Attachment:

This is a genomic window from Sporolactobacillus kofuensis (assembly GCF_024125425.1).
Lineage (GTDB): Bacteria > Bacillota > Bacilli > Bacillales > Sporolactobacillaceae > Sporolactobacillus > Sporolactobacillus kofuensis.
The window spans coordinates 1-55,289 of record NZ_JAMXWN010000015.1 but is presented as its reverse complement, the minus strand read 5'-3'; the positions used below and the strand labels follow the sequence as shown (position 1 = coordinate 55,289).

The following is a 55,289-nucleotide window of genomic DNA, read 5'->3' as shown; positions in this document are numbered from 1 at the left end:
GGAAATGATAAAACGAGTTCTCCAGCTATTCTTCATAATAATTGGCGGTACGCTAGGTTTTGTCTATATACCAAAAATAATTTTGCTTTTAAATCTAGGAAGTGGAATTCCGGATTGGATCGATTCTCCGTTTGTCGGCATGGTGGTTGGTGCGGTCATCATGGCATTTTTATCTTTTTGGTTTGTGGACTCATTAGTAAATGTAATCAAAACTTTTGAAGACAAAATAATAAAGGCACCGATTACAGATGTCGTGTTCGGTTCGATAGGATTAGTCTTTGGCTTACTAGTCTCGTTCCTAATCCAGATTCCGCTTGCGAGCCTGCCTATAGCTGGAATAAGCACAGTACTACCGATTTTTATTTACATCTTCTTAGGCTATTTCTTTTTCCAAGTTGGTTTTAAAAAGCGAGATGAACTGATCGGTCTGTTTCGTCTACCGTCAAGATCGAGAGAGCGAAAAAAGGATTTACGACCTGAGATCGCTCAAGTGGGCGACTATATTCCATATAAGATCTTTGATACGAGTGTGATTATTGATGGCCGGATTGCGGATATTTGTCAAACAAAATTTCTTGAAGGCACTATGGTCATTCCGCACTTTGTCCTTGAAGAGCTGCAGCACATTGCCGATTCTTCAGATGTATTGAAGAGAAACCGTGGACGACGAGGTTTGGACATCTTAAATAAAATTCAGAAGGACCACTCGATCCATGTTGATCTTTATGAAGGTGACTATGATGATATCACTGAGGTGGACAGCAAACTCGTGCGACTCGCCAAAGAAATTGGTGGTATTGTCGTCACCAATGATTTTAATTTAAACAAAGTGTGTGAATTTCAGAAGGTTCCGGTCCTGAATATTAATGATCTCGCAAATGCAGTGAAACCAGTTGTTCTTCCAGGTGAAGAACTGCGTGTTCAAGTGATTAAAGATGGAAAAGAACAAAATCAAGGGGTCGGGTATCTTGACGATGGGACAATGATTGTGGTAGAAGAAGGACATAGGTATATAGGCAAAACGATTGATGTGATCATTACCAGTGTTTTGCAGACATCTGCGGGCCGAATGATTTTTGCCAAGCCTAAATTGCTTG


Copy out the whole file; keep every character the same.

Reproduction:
This is a genomic window from Sporolactobacillus kofuensis (assembly GCF_024125425.1).
Lineage (GTDB): Bacteria > Bacillota > Bacilli > Bacillales > Sporolactobacillaceae > Sporolactobacillus > Sporolactobacillus kofuensis.
The window spans coordinates 1-55,289 of record NZ_JAMXWN010000015.1 but is presented as its reverse complement, the minus strand read 5'-3'; the positions used below and the strand labels follow the sequence as shown (position 1 = coordinate 55,289).

The following is a 55,289-nucleotide window of genomic DNA, read 5'->3' as shown; positions in this document are numbered from 1 at the left end:
GGAAATGATAAAACGAGTTCTCCAGCTATTCTTCATAATAATTGGCGGTACGCTAGGTTTTGTCTATATACCAAAAATAATTTTGCTTTTAAATCTAGGAAGTGGAATTCCGGATTGGATCGATTCTCCGTTTGTCGGCATGGTGGTTGGTGCGGTCATCATGGCATTTTTATCTTTTTGGTTTGTGGACTCATTAGTAAATGTAATCAAAACTTTTGAAGACAAAATAATAAAGGCACCGATTACAGATGTCGTGTTCGGTTCGATAGGATTAGTCTTTGGCTTACTAGTCTCGTTCCTAATCCAGATTCCGCTTGCGAGCCTGCCTATAGCTGGAATAAGCACAGTACTACCGATTTTTATTTACATCTTCTTAGGCTATTTCTTTTTCCAAGTTGGTTTTAAAAAGCGAGATGAACTGATCGGTCTGTTTCGTCTACCGTCAAGATCGAGAGAGCGAAAAAAGGATTTACGACCTGAGATCGCTCAAGTGGGCGACTATATTCCATATAAGATCTTTGATACGAGTGTGATTATTGATGGCCGGATTGCGGATATTTGTCAAACAAAATTTCTTGAAGGCACTATGGTCATTCCGCACTTTGTCCTTGAAGAGCTGCAGCACATTGCCGATTCTTCAGATGTATTGAAGAGAAACCGTGGACGACGAGGTTTGGACATCTTAAATAAAATTCAGAAGGACCACTCGATCCATGTTGATCTTTATGAAGGTGACTATGATGATATCACTGAGGTGGACAGCAAACTCGTGCGACTCGCCAAAGAAATTGGTGGTATTGTCGTCACCAATGATTTTAATTTAAACAAAGTGTGTGAATTTCAGAAGGTTCCGGTCCTGAATATTAATGATCTCGCAAATGCAGTGAAACCAGTTGTTCTTCCAGGTGAAGAACTGCGTGTTCAAGTGATTAAAGATGGAAAAGAACAAAATCAAGGGGTCGGGTATCTTGACGATGGGACAATGATTGTGGTAGAAGAAGGACATAGGTATATAGGCAAAACGATTGATGTGATCATTACCAGTGTTTTGCAGACATCTGCGGGCCGAATGATTTTTGCCAAGCCTAAATTGCTTG